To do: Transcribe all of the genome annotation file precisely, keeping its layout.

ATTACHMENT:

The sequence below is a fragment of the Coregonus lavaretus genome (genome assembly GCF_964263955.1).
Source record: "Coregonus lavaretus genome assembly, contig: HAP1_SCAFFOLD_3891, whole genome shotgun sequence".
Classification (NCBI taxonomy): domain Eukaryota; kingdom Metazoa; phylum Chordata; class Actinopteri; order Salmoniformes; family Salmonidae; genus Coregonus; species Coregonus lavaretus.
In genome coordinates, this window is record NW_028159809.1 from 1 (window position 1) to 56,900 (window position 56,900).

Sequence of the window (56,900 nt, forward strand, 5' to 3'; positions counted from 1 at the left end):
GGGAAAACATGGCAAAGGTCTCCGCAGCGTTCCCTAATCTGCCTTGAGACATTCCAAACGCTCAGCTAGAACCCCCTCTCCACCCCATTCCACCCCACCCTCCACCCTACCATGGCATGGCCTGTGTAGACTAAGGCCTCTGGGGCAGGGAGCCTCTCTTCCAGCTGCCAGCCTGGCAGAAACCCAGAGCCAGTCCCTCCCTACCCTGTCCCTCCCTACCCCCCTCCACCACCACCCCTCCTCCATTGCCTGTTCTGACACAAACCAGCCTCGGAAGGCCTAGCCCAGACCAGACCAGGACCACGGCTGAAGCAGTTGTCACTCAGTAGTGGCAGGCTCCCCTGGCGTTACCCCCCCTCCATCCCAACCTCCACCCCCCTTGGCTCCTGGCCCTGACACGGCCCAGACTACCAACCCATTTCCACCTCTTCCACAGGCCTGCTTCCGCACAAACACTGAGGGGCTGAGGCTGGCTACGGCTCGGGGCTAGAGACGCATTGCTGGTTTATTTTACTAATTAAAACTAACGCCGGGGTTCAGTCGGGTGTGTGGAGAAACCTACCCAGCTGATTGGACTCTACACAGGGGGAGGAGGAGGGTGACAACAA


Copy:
The sequence below is a fragment of the Coregonus lavaretus genome (genome assembly GCF_964263955.1).
Source record: "Coregonus lavaretus genome assembly, contig: HAP1_SCAFFOLD_3891, whole genome shotgun sequence".
Classification (NCBI taxonomy): domain Eukaryota; kingdom Metazoa; phylum Chordata; class Actinopteri; order Salmoniformes; family Salmonidae; genus Coregonus; species Coregonus lavaretus.
In genome coordinates, this window is record NW_028159809.1 from 1 (window position 1) to 56,900 (window position 56,900).

Sequence of the window (56,900 nt, forward strand, 5' to 3'; positions counted from 1 at the left end):
GGGAAAACATGGCAAAGGTCTCCGCAGCGTTCCCTAATCTGCCTTGAGACATTCCAAACGCTCAGCTAGAACCCCCTCTCCACCCCATTCCACCCCACCCTCCACCCTACCATGGCATGGCCTGTGTAGACTAAGGCCTCTGGGGCAGGGAGCCTCTCTTCCAGCTGCCAGCCTGGCAGAAACCCAGAGCCAGTCCCTCCCTACCCTGTCCCTCCCTACCCCCCTCCACCACCACCCCTCCTCCATTGCCTGTTCTGACACAAACCAGCCTCGGAAGGCCTAGCCCAGACCAGACCAGGACCACGGCTGAAGCAGTTGTCACTCAGTAGTGGCAGGCTCCCCTGGCGTTACCCCCCCTCCATCCCAACCTCCACCCCCCTTGGCTCCTGGCCCTGACACGGCCCAGACTACCAACCCATTTCCACCTCTTCCACAGGCCTGCTTCCGCACAAACACTGAGGGGCTGAGGCTGGCTACGGCTCGGGGCTAGAGACGCATTGCTGGTTTATTTTACTAATTAAAACTAACGCCGGGGTTCAGTCGGGTGTGTGGAGAAACCTACCCAGCTGATTGGACTCTACACAGGGGGAGGAGGAGGGTGACAACAA